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Juliet After The Masquerade. By Thompson

SHE left the festival, for it seem'd dim
Now that her eye no longer dwelt on him,
And sought her chamber,--gazed, (then turn'd away),
Upon a mirror that before her lay,
Half fearing, half believing her sweet face
Would surely claim within his memory place.
The hour was late, and that night her light foot
Had been the constant echo of the lute;
Yet sought she not her pillow, the cool air
Came from the casement, and it lured her there.
The terrace was beneath, and the pale moon
Shone o'er the couch which she had press'd at noon,
Soft-lingering o'er some minstrel's love-lorn page,--
Alas, tears are the poet's heritage!

She flung her on that couch, but not for sleep;
No, it was only that the wind might steep
Her fever'd lip in its delicious dew:
Her brow was burning, and aside she threw
Her cap and plume, and, loosen'd from its fold,
Came o'er her neck and face a shower of gold,
A thousand curls. It was a solitude
Made for young hearts in love's first dreaming mood:--
Beneath the garden lay, fill'd with rose-trees
Whose sighings came like passion on the breeze.

Two graceful statues of the Parian stone
So finely shaped, that as the moonlight shone
The breath of life seem'd to their beauty given,
But less the life of earth than that of heaven.
'Twas PSYCHE and her boy-god, so divine
They turn'd the terrace to an idol shrine,
With its white vases and their summer share
Of flowers, like altars raised to that sweet pair.

And there the maiden leant, still in her ear
The whisper dwelt of that young cavalier;
It was no fancy, he had named the name
Of love, and at that thought her cheek grew flame:
It was the first time her young ear had heard
A lover's burning sigh, or silver word;
Her thoughts were all confusion, but most sweet,--
Her heart beat high, but pleasant was its beat.

She murmur'd over many a snatch of song
That might to her own feelings now belong;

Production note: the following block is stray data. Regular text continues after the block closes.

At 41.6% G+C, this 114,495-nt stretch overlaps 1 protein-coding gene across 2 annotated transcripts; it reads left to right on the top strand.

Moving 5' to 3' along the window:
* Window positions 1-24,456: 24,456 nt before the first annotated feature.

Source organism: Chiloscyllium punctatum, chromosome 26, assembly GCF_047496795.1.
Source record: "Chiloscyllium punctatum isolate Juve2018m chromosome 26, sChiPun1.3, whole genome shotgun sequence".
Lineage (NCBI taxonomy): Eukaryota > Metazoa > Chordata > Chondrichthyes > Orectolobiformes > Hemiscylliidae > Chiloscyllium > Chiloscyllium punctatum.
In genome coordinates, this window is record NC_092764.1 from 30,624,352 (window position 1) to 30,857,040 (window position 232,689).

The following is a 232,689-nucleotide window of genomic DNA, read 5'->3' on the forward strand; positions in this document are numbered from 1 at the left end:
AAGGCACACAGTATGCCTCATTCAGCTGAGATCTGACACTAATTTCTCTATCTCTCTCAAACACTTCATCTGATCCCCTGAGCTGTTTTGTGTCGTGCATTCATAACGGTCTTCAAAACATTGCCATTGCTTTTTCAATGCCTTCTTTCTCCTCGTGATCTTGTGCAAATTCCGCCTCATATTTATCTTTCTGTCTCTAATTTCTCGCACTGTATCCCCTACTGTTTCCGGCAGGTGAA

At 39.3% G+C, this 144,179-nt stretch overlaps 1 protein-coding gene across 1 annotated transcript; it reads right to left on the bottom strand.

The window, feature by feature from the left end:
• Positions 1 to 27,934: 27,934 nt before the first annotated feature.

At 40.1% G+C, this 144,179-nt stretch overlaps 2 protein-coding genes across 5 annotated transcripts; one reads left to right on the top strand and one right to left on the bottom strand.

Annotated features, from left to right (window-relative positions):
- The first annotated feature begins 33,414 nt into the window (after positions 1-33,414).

She thought upon old histories she had read,
And placed herself in each high heroine's stead,
Then woke her lute,--oh! there is little known
Of music's power till aided by love's own.
And this is happiness: oh! love will last
When all that made it happiness is past,--
When all its hopes are as the glittering toys
Time present offers, time to come destroys,--
When they have been too often crush'd to earth,
For further blindness to their little worth,--
When fond illusions have dropt one by one,
Like pearls from a rich carkanet, till none
Are left upon life's soil'd and naked string,--
And this is all what time will ever bring.

--And that fair girl,--what can the heart foresee
Of her young love, and of its destiny?
There is a white cloud o'er the moon, its form
Is very light, and yet there sleeps the storm;
It is an omen, it may tell the fate
Of love known all too soon, repented all too late.

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Submitted on May 13, 2011

2:44 min read

Letitia Elizabeth Landon

Letitia Elizabeth Landon was an English poet. Born 14th August 1802 at 25 Hans Place, Chelsea, she lived through the most productive period of her life nearby, at No.22. A precocious child with a natural gift for poetry, she was driven by the financial needs of her family to become a professional writer and thus a target for malicious gossip (although her three children by William Jerdan were successfully hidden from the public). In 1838, she married George Maclean, governor of Cape Coast Castle on the Gold Coast, whence she travelled, only to die a few months later (15th October) of a fatal heart condition. Behind her post-Romantic style of sentimentality lie preoccupations with art, decay and loss that give her poetry its characteristic intensity and in this vein she attempted to reinterpret some of the great male texts from a woman’s perspective. Her originality rapidly led to her being one of the most read authors of her day and her influence, commencing with Tennyson in England and Poe in America, was long-lasting. However, Victorian attitudes led to her poetry being misrepresented and she became excluded from the canon of English literature, where she belongs. more…

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